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After hours of talk, the Alameda County Board of Supervisors voted to provide funds for a new Oakland A’s ballpark.

Though the vote is non-binding, the development will move towards creating a stadium that can seat 35,000 people, along with 1.8 million square feet of commercial space and a concert venue at the Charles P. Howard Terminal in the Port of Oakland.

Oakland Mayor Libby Schaaf considers the vote to be a “historic action that creates a clear path to keep the A’s rooted in Oakland”, she wrote in a statement. Oakland plans to fund part of this project, which was originally supposed to be 100 percent privately funded.

“We look forward to continue working with the A’s, and to issuing a final Environmental Impact Report by the end of this year as well as negotiating a binding Development Agreement. We will return to City Council for a final vote as swiftly and prudently as possible,” Shaaf stated.

“The Board should not commit millions of public tax dollars toward a private project that will displace West Oakland residents, put thousands of working-class union port jobs at risk, and jeopardize the county’s long-term financial stability.”

East Oakland Stadium Alliance statement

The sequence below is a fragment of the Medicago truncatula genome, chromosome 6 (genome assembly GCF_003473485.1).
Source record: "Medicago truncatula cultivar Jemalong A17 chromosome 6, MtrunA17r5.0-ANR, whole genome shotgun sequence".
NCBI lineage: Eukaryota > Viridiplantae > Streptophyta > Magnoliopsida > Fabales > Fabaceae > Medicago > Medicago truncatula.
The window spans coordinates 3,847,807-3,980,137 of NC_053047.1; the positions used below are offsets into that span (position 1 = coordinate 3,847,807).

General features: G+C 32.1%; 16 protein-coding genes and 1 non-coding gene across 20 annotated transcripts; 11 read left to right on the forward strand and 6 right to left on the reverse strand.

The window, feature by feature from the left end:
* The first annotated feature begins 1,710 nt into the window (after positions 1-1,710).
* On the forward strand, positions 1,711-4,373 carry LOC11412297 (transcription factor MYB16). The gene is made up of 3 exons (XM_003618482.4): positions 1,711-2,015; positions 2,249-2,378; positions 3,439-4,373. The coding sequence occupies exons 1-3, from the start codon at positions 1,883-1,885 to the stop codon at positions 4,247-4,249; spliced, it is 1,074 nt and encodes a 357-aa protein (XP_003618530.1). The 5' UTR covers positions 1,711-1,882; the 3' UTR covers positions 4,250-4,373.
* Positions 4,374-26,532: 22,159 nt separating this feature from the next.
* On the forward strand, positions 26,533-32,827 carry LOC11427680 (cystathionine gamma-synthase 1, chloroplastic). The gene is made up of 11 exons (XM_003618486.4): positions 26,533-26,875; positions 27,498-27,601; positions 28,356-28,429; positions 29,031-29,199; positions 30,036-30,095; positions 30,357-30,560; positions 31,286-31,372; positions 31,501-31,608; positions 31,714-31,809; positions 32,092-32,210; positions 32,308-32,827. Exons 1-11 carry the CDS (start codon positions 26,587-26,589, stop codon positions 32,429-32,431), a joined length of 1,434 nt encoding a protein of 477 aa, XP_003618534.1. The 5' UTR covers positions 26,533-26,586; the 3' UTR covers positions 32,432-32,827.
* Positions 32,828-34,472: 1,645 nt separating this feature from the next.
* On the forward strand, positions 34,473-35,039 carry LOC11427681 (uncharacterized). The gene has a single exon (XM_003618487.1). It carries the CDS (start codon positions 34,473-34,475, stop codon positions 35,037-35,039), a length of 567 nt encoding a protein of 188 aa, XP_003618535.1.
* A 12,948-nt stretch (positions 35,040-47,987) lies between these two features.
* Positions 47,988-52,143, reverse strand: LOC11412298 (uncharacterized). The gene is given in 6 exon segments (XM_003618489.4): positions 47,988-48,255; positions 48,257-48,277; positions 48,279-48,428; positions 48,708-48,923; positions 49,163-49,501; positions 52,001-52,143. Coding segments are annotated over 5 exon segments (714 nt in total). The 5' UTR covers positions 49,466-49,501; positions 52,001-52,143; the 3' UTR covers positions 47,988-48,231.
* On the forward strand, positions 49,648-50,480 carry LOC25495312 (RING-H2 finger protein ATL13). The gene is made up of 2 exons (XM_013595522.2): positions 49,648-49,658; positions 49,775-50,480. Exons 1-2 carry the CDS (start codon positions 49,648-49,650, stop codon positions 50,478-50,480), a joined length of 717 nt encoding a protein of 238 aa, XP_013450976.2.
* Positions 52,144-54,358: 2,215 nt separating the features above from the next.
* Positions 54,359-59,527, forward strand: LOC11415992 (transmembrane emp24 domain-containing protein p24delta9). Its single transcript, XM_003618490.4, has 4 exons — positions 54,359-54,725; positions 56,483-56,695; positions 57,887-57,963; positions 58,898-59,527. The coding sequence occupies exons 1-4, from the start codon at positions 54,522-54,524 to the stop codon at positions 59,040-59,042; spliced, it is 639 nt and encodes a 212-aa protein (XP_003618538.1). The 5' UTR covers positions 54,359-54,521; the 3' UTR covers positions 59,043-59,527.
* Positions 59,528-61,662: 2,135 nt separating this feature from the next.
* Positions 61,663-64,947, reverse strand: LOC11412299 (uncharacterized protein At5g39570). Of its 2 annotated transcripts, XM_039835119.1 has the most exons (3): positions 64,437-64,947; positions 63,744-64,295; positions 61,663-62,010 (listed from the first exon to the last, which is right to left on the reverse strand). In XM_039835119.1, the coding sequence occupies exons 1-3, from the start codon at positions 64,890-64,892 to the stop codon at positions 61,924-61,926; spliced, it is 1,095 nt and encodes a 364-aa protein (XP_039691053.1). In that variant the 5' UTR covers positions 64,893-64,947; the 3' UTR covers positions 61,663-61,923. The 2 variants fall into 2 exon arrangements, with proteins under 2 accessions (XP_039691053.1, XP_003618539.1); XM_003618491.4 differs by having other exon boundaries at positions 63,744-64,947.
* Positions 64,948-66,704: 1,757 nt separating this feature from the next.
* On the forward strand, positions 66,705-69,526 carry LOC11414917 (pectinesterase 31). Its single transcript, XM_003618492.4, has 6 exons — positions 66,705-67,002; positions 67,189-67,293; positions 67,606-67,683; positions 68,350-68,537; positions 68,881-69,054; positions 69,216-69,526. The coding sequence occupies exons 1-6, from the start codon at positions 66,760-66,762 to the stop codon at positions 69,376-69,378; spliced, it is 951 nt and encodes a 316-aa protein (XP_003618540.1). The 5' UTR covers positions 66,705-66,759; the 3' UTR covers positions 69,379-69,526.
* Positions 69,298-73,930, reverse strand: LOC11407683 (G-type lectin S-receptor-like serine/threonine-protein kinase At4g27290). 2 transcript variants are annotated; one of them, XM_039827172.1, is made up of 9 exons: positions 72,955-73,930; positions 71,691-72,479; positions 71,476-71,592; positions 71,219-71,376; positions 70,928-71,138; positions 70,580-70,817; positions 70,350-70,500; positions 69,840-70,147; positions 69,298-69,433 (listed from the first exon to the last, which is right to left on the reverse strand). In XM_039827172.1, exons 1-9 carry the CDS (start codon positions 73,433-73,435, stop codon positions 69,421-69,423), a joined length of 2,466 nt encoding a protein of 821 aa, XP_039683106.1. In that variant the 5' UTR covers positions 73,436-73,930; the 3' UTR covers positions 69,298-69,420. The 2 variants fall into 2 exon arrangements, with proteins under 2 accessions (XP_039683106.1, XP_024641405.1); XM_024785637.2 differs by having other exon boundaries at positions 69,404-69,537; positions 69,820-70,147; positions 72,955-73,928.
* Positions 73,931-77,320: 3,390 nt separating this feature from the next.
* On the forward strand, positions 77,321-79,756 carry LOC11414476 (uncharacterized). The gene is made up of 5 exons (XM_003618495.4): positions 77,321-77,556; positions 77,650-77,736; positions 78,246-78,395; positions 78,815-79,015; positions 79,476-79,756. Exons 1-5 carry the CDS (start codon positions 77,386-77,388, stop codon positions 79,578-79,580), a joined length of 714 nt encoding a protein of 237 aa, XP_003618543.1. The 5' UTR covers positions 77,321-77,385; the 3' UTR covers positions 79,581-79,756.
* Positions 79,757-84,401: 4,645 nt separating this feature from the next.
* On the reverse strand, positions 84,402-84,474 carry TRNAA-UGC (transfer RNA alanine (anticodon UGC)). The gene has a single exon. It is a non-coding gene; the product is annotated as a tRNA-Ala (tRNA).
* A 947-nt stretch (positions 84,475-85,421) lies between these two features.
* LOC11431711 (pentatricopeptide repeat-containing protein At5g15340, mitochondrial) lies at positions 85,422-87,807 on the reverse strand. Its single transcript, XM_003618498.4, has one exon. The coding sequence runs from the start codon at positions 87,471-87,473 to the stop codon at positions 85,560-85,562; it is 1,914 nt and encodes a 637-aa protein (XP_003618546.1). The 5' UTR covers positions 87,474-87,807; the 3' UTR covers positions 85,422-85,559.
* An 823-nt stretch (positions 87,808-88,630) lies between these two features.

The vote isn’t met with total enthusiasm, however. President Keith Carson, among other supervisors, worried about the outcome of a massive financial investment like this, along with some of Oakland’s economic consultants making assumptions on legislation that has yet to pass.

The East Oakland Stadium Alliance says they are disappointed in the supervisors for giving in to pressure from Oakland and the A’s team, though grateful that the policymakers acknowledged concerns of affordable housing and other resources that the county needs.

“The Board should not commit millions of public tax dollars toward a private project that will displace West Oakland residents, put thousands of working-class union port jobs at risk, and jeopardize the county’s long-term financial stability,” the organization said in a statement. “We are confident that upon having additional time to do a thorough analysis the Board will come to understand the overwhelming negative implications of this proposal and decline to move forward.”